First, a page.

Daniel Flynn will lead this year’s march as Grand Marshal. Flynn’s fellow marshals include Will Gillen, Michael Lennon, Thomas McDonagh, Michael Fitzpatrick, James Hart, Karen Puckhaber, Marianne Curran-Fezza, Karen Prizzi and Tressa Deady-Kabbe. This year’s Irish family of the year is the Coughlin family, while Janice and Joe Martinez are this year’s “Honorary Irish Persons of the Year.”

st pats parade
A young parade-goer celebrates the day and her community at the 27th annual Bay Ridge Saint Patrick’s Day Parade. File photo by Arthur de Gaeta

This year’s parade, O’Mara added, is dedicated posthumously to James Keenaghan “of Kitty Kiernan’s fame.”

“For more than 30 years, James served as publican of Kitty’s — self described as “the first Irish pub on Third Avenue” in Brooklyn,” O’Mara said. “James was a staunch supporter of the parade for over three decades, and his spirit will undoubtedly provide the wind at our backs as we march forward this year.”

The Bay Ridge Saint Patrick’s Day Parade steps off at 1 p.m. on Sunday, March 24. The parade route begins at the corner of Third and Marine avenues and stretches down Third toward Bay Ridge Avenue. For more information, visit brparade.com.

Gerritsen Beach: A coastal Celtic affair

Nestled on the southeastern edge of Brooklyn, Gerritsen Beach boasts a tight-knit community with a deep connection to its Irish roots. The Gerritsen Beach Saint Patrick’s Day Parade, now in its 14th year, paints the coastal neighborhood with a sea of green. The parade, organized by volunteers and community leaders, captures the essence of a small-town celebration with a strong Irish heartbeat.

As bagpipers march along the waterfront and families gather on porches, Gerritsen Beach radiates a warm and welcoming atmosphere. The parade route, featuring local schools, sports teams, and community organizations, is a reflection of the close-knit relationships that define this coastal community. This year’s celebration — being held in loving memory of Tom and Dolores Donovan — promises to honor tradition while embracing the evolving face of Gerritsen Beach.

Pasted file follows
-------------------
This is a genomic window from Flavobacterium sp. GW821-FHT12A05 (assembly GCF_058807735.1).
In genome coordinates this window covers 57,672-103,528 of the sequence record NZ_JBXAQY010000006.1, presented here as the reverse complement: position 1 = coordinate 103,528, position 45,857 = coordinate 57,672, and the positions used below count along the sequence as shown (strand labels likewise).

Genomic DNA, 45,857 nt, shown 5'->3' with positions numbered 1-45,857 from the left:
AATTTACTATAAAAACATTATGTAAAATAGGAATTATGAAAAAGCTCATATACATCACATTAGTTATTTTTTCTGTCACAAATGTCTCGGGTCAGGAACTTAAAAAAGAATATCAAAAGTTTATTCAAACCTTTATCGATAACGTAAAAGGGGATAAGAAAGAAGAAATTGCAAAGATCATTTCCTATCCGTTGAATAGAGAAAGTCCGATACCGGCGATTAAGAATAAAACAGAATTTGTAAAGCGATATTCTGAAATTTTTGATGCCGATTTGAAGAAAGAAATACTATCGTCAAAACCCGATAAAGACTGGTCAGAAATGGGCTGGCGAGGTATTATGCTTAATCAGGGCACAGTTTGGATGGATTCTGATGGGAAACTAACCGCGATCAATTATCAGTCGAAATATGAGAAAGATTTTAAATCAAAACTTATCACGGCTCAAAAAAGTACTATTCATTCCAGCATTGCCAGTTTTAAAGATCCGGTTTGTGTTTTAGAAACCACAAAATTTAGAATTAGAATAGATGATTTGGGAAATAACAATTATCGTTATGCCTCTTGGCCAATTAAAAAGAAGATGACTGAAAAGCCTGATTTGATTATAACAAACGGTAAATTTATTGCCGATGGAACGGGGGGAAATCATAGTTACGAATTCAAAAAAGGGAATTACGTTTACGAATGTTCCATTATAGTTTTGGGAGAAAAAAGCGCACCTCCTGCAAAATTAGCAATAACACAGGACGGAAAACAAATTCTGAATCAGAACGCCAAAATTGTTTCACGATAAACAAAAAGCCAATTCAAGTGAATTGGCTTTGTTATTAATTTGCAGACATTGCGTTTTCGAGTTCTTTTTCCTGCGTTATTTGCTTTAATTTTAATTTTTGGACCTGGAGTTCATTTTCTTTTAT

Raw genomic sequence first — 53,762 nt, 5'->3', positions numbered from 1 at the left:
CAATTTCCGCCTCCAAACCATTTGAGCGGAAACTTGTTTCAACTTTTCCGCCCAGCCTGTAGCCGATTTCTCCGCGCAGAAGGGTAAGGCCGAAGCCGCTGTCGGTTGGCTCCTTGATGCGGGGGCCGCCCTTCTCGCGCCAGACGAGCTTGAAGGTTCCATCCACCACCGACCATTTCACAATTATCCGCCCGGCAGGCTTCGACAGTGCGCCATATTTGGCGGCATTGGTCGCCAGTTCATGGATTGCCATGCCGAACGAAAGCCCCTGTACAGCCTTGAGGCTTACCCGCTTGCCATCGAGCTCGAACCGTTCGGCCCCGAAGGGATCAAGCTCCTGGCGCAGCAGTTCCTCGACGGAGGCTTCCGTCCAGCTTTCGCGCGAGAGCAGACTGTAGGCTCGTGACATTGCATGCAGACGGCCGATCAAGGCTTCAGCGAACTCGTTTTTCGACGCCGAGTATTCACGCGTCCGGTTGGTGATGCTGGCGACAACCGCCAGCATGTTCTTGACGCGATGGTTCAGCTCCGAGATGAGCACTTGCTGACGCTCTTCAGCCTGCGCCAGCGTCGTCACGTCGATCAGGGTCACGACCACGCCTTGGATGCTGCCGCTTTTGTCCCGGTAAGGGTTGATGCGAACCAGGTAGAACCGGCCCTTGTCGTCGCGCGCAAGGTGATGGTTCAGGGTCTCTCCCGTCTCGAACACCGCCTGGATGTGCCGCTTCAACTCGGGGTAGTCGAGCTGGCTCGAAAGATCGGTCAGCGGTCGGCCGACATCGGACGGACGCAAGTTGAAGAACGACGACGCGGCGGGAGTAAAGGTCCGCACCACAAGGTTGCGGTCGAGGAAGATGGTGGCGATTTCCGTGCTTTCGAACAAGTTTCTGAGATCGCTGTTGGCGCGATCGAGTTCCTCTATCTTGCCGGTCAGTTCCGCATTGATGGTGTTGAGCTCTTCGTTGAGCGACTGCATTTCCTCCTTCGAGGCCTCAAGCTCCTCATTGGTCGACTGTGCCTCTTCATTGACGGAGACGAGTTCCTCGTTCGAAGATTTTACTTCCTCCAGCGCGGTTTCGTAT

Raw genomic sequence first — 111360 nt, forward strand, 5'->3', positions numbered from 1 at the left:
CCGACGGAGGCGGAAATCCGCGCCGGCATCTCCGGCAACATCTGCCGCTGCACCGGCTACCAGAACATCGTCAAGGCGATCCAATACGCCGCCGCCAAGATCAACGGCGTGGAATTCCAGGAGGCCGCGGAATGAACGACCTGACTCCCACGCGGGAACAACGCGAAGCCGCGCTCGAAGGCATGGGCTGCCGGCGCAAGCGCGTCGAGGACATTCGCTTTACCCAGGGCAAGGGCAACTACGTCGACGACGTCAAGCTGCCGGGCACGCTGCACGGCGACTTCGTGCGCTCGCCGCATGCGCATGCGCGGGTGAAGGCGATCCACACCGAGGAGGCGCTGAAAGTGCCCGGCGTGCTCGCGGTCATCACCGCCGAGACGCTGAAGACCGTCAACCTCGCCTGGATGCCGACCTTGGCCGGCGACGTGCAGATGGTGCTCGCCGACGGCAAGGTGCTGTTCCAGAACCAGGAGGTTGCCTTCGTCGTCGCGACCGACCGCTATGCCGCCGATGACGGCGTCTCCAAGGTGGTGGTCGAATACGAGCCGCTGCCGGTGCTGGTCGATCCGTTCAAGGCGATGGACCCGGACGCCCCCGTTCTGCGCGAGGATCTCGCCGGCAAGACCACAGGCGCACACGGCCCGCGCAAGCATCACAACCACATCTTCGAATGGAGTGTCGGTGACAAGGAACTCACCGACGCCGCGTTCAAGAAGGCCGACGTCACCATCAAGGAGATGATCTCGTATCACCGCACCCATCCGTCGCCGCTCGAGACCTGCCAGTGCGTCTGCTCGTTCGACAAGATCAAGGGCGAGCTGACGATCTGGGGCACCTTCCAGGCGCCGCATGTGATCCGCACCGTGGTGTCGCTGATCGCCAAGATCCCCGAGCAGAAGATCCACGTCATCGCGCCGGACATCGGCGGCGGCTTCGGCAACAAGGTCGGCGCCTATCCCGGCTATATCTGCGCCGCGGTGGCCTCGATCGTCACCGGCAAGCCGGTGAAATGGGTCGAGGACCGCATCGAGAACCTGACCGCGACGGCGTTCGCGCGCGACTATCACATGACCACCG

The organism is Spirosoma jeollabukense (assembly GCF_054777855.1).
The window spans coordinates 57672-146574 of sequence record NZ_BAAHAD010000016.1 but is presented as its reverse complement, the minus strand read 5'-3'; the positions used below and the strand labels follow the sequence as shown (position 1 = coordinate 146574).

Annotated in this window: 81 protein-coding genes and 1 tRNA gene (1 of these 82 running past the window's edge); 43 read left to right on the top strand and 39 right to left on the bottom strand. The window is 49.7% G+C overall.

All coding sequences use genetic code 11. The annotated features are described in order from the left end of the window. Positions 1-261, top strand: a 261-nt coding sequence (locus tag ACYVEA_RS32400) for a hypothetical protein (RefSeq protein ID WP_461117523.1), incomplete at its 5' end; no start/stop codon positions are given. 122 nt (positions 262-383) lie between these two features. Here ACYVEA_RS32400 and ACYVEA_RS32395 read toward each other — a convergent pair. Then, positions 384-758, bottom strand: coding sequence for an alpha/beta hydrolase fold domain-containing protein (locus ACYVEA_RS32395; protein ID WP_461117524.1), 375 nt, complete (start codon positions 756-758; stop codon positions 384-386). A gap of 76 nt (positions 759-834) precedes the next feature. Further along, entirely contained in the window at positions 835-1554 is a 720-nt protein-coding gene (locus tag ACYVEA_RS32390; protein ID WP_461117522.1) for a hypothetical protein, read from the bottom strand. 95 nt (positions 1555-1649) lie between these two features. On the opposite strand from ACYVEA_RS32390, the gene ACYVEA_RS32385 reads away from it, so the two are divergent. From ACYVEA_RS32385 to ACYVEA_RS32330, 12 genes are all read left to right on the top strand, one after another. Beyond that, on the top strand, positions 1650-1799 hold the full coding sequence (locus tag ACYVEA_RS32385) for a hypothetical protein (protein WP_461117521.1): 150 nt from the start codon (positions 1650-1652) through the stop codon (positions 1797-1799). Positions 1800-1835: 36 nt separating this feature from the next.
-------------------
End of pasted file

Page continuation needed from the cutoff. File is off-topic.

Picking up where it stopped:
Bagpipers step off in Gerritsen Beach. File photo by Arthur de Gaeta

After years of marchers doing the work for free, local resident and activist Jim Donovan organized a fundraiser in 2022 to help pay bagpipers and dancers for their hard work. The GoFundMe has since helped crowdfund for the celebration, which brings out a mighty, albeit much smaller crowd than its fellow Brooklyn St. Paddy’s parades.

Still, Donovan says the spirit is there — many marchers still participating simply “out of the goodness of their hearts.”

The Gerritsen Beach Saint Patrick’s Day Parade steps off at 1 p.m. on Saturday, March 30. The parade route begins outside the Veterans of Foreign Wars Post at Whitney and Gerritsen avenues.

The uniting spirit of Brooklyn’s Celtic celebrations

Though each parade carries its unique flavor, a common thread unites these celebrations — a sense of community and pride in Irish heritage. As Brooklyn prepares to don its greenest attire, the Saint Patrick’s Day parades in Bay Ridge, Park Slope, and Gerritsen Beach stand as testaments to the borough’s commitment to honoring tradition, fostering community bonds, and ensuring that the spirit of Saint Patrick’s Day continues to thrive for generations to come.